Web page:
Tatler's Jewellery Editor showcases February's birthstone in 29 vibrant pieces

By Charlie Miller

The purple amethyst is this month's precious stone  

The imperial colour purple was worn by rulers of the Byzantine and Roman Empires, while amethysts adorned the fingers of bishops and the necks of European aristocracy and was given centre stage in the coronation regalia of British royalty.

The colour purple has long been associated with royalty and nobility, so it's no surprise that the vaults of our own Royal Family contain a number of these violet-hued gems. A large cabochon amethyst sits above the Cullinan 1 diamond in the Sovereign's Sceptre with Cross of the British Crown Jewels, which has been used at every coronation since Charles II's in 1661. Queen Alexandra was a huge fan, and reportedly prized amethysts over all other gemstones.  In 1923, when Lady Elizabeth Bowes-Lyon, the future Queen Mother, was engaged to be married to Prince Albert, Duke of York (who would be crowned King George VI), Alexandra gifted her new granddaughter-in-law an amethyst, diamond, and pearl sautoir necklace, with a large heart-shaped amethyst pendant as a centrepiece.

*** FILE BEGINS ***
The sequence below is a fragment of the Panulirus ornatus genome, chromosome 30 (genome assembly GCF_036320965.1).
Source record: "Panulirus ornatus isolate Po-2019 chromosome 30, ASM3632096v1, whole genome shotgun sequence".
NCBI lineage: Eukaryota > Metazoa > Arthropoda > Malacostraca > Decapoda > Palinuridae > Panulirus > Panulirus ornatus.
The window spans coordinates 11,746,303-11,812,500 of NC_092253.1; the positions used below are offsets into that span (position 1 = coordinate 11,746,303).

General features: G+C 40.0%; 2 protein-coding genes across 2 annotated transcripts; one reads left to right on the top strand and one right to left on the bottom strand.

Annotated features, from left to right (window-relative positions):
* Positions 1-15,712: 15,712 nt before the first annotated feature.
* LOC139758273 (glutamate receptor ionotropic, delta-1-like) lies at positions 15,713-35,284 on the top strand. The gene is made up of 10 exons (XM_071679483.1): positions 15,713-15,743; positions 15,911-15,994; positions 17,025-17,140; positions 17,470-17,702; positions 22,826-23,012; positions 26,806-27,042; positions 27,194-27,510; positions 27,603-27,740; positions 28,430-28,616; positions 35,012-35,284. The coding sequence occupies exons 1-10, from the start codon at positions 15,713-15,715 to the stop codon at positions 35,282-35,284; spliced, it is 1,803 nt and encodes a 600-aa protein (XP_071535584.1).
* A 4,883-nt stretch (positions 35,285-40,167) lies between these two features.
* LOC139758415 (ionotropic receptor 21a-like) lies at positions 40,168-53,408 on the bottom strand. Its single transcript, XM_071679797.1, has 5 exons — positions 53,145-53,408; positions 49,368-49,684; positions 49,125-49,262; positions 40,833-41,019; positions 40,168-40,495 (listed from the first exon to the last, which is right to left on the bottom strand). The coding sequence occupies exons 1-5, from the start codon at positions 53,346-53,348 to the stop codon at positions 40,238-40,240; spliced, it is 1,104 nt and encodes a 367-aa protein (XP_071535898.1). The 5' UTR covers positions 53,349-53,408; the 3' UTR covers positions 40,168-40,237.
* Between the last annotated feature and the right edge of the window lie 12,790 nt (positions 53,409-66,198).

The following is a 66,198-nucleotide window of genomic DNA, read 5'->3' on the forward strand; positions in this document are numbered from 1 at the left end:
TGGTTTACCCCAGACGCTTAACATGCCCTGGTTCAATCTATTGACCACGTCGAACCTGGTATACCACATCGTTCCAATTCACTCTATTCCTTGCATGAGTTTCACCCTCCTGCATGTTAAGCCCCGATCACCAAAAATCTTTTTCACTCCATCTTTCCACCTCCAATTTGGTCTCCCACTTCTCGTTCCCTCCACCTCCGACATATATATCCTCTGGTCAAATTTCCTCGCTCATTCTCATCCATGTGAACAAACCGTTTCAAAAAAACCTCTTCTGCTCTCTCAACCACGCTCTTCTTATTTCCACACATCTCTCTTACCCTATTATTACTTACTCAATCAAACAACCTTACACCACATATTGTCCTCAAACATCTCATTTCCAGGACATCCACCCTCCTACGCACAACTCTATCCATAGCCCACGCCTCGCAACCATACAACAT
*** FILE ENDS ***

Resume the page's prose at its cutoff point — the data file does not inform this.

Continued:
The Kent Amethysts are known to be the oldest suite of gems currently in the hands of the Royal Family. The demi-parure, consisting of a necklace, pair of earrings, three brooches and a pair of hair combs, originally belonged to the Duchess of Kent, mother of Queen Victoria, who commissioned the pieces during the first half of the 19th century. After her death, they passed to Queen Victoria who designated them an heirloom of the Crown, to be passed from Queen to Queen.